On October 2, 2013, Burger King announced on Twitter that it was changing its name to Fries King. The name change was a publicity stunt held in conjunction with the introduction of the new Satisfries. The chain also rebranded one of its locations with the new Fries King logo, signage and packaging.

Mother[edit] Edit

London-based Mother had been working in partnership with McGarryBowen for the company beginning in December 2011.[22] Mother took over as the company's firm of record on February 19, 2013 from McGarryBowen. The partnership only lasted one year until the agency was dropped in January 6, 2014.[23]

  • John the Manager
John the Manager is a series of ads that feature the main character, a Burger King manager named John, and an eclectic cast of customers that form a family unit. The members of this family unit consist of a Muppet, a cheerleader mom, a cowboy, a security guard, a park ranger and an astronaut.[24]

Media tie-ins[edit] Edit

The following movies and shows were promoted in store as Kids' Meals or other promotional products.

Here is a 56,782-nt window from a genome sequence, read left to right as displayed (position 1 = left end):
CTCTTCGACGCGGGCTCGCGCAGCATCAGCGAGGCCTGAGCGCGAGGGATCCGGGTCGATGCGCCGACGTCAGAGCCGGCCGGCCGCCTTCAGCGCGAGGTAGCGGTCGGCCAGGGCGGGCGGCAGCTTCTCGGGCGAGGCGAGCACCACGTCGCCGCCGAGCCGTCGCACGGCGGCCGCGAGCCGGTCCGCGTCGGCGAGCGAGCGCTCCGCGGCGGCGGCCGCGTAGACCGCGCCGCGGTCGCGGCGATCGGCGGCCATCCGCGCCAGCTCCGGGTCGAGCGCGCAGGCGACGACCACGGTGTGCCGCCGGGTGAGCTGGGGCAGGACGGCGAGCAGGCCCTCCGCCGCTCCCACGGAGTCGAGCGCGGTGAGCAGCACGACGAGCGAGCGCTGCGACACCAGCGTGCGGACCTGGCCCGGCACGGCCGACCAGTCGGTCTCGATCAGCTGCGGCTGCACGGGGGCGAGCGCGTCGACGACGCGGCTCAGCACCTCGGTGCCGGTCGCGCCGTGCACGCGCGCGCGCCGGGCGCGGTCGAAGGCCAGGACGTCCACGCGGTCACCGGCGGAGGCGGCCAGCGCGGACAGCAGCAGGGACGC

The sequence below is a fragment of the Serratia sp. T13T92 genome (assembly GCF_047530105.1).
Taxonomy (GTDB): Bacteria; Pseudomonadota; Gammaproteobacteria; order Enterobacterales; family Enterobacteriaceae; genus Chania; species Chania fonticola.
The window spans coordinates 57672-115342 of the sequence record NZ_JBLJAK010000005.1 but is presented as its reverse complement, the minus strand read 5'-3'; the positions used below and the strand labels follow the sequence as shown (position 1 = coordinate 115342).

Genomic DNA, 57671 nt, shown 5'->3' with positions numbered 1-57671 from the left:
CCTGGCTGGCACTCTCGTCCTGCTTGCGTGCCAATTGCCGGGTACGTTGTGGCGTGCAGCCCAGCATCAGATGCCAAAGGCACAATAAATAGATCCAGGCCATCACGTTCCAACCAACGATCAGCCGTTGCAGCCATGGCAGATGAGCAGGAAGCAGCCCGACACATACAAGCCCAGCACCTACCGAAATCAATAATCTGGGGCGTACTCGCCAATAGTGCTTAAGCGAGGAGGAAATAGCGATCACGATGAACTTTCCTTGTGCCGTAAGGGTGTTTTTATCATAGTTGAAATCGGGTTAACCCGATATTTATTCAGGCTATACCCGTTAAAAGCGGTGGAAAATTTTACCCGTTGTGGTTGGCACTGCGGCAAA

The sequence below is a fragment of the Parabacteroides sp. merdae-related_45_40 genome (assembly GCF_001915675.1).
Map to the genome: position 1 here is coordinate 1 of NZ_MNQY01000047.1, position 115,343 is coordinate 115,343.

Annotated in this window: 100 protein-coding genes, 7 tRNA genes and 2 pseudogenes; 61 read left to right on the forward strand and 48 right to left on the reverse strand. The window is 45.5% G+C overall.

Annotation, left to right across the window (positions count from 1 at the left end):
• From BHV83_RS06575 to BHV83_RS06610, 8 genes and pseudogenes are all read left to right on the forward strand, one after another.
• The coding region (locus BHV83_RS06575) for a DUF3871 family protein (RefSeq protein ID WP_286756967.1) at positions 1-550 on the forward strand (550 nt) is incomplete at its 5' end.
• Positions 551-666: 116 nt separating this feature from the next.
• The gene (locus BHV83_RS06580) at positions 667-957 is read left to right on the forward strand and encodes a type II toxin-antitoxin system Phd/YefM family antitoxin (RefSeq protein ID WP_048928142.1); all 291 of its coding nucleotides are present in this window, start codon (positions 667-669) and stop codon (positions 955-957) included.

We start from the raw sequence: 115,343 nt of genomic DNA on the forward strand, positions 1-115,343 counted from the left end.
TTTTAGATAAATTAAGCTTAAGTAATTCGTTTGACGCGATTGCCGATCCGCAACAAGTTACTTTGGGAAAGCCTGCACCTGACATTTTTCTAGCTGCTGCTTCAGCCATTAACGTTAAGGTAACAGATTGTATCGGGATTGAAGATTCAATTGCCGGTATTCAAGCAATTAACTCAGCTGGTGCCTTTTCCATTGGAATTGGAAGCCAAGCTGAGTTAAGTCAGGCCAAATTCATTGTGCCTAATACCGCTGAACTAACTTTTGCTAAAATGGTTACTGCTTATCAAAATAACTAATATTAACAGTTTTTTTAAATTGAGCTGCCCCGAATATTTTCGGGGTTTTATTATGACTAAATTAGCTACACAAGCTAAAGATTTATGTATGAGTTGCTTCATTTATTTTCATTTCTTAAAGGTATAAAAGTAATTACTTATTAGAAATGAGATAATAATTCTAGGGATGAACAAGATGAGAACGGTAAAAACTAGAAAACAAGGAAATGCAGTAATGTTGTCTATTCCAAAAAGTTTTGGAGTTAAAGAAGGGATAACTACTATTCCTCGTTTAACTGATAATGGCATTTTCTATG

4Kids Entertainment[edit] Edit

Name Date Studio 2 Notes Yu-Gi-Oh! The Movie: Pyramid of Light[25] 2004 4Kids Entertainment
Pokémon: The First Movie 1999 4Kids Entertainment Also known as Mewtwo Strikes Back

Lionsgate[edit] Edit

Name Date Studio 2 Notes Alpha and Omega 2010 Lions Gate Entertainment

20th Century Fox[edit] Edit

Name Date Studio 2 Notes Mighty Morphin Power Rangers: The Movie 1995 International markets only
Anastasia[26] 1997
Ice Age[27] 2002 Blue Sky Studios Also in 2014
Ice Age 2: The Meltdown[28] 2006 Blue Sky Studios
Robots[29] 2005 Blue Sky Studios
The Simpsons Movie[30][31] 2007
Gulliver's Travels 2010
Star Wars Episode IV: A New Hope[32] 1977 LucasFilm
The Empire Strikes Back[33] 1981 LucasFilm
Return of the Jedi[34] 1983 LucasFilm
Star Wars: Episode III – Revenge of the Sith[34] 2005 LucasFilm
Marmaduke 2010
Alvin and the Chipmunks: Chipwrecked 2011 International markets only
Rio 2 2014 Blue Sky Studios
"Ice Age 5: Collision Course" 2016 Blue Sky Studios

Bitsy Entertainment Co./PBS[edit] Edit

Name Date Studio 2 Notes Teletubbies[35][36] 1999 BBC

Disney/Pixar[edit] Edit

Name Date Studio 2 Notes Aladdin[37] 1992
Beauty and the Beast[37] 1991
Bonkers 1993
Dumbo[37] 1997
Gargoyles[37] 1995
A Goofy Movie[37] 1995
Goof Troop[37] 1993
The Hunchback of Notre Dame[37] 1996